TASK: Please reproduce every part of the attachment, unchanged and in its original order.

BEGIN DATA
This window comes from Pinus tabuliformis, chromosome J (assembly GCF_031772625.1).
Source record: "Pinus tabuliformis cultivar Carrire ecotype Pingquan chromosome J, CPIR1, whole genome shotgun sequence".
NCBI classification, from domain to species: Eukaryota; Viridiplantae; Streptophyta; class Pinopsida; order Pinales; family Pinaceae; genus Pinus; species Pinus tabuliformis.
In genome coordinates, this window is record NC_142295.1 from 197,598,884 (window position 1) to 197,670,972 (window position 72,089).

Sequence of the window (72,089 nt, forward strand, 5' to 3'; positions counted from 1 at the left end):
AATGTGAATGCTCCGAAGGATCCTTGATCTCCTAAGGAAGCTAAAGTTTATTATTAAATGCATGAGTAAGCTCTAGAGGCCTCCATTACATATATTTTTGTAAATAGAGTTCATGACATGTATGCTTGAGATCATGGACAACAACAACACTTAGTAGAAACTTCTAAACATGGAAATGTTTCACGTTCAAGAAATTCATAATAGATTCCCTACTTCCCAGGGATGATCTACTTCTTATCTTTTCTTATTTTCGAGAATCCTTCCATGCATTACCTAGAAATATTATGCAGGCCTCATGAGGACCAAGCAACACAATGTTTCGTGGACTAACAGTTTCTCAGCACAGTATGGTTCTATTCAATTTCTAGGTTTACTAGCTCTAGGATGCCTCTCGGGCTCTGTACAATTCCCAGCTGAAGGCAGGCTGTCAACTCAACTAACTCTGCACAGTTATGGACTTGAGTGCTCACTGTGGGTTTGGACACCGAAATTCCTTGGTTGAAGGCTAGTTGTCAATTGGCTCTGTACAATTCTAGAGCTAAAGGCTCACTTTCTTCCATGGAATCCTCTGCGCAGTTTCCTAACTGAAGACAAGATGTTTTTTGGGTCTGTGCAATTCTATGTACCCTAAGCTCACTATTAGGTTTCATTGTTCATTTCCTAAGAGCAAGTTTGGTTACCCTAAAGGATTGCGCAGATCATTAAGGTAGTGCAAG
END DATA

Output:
This window comes from Pinus tabuliformis, chromosome J (assembly GCF_031772625.1).
Source record: "Pinus tabuliformis cultivar Carrire ecotype Pingquan chromosome J, CPIR1, whole genome shotgun sequence".
NCBI classification, from domain to species: Eukaryota; Viridiplantae; Streptophyta; class Pinopsida; order Pinales; family Pinaceae; genus Pinus; species Pinus tabuliformis.
In genome coordinates, this window is record NC_142295.1 from 197,598,884 (window position 1) to 197,670,972 (window position 72,089).

Sequence of the window (72,089 nt, forward strand, 5' to 3'; positions counted from 1 at the left end):
AATGTGAATGCTCCGAAGGATCCTTGATCTCCTAAGGAAGCTAAAGTTTATTATTAAATGCATGAGTAAGCTCTAGAGGCCTCCATTACATATATTTTTGTAAATAGAGTTCATGACATGTATGCTTGAGATCATGGACAACAACAACACTTAGTAGAAACTTCTAAACATGGAAATGTTTCACGTTCAAGAAATTCATAATAGATTCCCTACTTCCCAGGGATGATCTACTTCTTATCTTTTCTTATTTTCGAGAATCCTTCCATGCATTACCTAGAAATATTATGCAGGCCTCATGAGGACCAAGCAACACAATGTTTCGTGGACTAACAGTTTCTCAGCACAGTATGGTTCTATTCAATTTCTAGGTTTACTAGCTCTAGGATGCCTCTCGGGCTCTGTACAATTCCCAGCTGAAGGCAGGCTGTCAACTCAACTAACTCTGCACAGTTATGGACTTGAGTGCTCACTGTGGGTTTGGACACCGAAATTCCTTGGTTGAAGGCTAGTTGTCAATTGGCTCTGTACAATTCTAGAGCTAAAGGCTCACTTTCTTCCATGGAATCCTCTGCGCAGTTTCCTAACTGAAGACAAGATGTTTTTTGGGTCTGTGCAATTCTATGTACCCTAAGCTCACTATTAGGTTTCATTGTTCATTTCCTAAGAGCAAGTTTGGTTACCCTAAAGGATTGCGCAGATCATTAAGGTAGTGCAAG